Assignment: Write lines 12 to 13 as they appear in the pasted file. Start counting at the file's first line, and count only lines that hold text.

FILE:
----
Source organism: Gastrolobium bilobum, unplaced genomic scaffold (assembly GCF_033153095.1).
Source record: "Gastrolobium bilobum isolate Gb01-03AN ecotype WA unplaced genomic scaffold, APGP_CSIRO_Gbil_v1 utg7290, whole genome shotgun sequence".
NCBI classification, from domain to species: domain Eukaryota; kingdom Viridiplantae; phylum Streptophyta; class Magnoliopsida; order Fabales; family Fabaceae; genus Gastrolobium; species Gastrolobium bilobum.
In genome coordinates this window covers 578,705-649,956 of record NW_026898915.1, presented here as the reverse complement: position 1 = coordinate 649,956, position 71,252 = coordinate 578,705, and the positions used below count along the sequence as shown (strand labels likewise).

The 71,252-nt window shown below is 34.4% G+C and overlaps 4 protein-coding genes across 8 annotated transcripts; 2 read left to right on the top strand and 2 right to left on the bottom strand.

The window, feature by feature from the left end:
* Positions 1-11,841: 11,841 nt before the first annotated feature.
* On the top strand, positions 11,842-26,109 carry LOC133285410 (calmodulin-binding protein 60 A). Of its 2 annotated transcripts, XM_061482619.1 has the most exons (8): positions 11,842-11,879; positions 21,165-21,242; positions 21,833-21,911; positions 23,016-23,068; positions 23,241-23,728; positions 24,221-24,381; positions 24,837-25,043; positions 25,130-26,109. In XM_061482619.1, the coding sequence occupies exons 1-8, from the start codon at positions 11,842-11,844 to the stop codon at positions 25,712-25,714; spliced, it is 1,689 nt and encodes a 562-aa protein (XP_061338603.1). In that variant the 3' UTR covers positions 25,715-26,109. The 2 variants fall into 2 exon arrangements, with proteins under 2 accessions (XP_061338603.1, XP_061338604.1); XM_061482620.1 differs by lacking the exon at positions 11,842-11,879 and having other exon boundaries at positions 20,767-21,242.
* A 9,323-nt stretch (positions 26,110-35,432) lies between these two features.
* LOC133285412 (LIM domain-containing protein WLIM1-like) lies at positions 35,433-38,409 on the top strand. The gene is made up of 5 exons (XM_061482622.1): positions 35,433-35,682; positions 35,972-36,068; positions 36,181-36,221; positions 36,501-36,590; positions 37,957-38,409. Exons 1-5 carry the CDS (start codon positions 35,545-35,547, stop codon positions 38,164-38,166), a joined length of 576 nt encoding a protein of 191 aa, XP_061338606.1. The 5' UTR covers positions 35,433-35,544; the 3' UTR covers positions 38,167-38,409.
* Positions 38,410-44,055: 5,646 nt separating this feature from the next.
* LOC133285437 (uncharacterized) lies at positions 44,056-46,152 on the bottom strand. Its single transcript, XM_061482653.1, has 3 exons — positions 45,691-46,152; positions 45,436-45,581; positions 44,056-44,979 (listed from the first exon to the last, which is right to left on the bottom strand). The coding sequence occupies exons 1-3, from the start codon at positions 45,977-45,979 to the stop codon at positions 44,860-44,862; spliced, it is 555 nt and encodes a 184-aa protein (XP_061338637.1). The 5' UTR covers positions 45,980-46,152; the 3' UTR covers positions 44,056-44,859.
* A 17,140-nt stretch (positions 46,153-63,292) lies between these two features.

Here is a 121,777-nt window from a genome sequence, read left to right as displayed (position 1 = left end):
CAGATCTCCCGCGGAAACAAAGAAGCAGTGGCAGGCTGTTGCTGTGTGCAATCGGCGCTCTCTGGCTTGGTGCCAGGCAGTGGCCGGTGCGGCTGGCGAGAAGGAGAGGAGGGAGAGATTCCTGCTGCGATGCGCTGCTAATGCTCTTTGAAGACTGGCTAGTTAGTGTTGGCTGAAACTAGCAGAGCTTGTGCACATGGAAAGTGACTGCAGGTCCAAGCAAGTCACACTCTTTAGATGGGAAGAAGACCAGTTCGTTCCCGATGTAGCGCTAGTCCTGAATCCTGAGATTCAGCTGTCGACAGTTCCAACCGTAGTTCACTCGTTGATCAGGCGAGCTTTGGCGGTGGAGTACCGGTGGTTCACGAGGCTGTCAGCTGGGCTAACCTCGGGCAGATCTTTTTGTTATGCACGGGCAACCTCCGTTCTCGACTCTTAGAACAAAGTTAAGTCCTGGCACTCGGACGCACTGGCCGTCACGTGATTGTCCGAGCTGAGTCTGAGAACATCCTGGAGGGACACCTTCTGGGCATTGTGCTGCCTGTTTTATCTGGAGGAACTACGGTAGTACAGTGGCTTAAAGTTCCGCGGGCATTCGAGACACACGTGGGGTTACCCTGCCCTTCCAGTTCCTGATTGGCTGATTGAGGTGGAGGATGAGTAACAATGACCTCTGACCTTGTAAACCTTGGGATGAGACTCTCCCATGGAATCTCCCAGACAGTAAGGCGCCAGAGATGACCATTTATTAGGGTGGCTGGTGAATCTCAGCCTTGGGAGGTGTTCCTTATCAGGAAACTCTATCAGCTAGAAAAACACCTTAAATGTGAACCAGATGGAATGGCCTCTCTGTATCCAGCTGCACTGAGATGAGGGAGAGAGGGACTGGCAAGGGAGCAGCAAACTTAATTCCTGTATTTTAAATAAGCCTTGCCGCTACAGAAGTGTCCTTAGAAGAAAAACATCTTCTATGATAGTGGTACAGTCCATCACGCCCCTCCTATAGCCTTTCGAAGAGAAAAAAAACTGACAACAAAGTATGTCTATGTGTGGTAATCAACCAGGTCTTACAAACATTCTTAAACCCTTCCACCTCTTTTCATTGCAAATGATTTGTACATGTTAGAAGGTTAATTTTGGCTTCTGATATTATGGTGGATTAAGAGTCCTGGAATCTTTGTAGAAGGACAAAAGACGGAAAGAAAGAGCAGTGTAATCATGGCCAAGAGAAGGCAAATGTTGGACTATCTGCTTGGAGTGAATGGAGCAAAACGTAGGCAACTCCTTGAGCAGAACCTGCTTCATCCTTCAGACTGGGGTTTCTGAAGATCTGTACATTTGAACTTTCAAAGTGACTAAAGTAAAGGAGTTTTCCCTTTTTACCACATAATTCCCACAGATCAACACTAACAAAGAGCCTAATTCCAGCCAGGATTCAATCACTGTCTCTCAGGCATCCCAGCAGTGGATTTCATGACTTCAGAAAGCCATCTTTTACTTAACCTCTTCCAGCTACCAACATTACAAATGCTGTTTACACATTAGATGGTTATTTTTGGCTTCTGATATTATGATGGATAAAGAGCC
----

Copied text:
* LOC133285437 (uncharacterized) lies at positions 44,056-46,152 on the bottom strand. Its single transcript, XM_061482653.1, has 3 exons — positions 45,691-46,152; positions 45,436-45,581; positions 44,056-44,979 (listed from the first exon to the last, which is right to left on the bottom strand). The coding sequence occupies exons 1-3, from the start codon at positions 45,977-45,979 to the stop codon at positions 44,860-44,862; spliced, it is 555 nt and encodes a 184-aa protein (XP_061338637.1). The 5' UTR covers positions 45,980-46,152; the 3' UTR covers positions 44,056-44,859.
* A 17,140-nt stretch (positions 46,153-63,292) lies between these two features.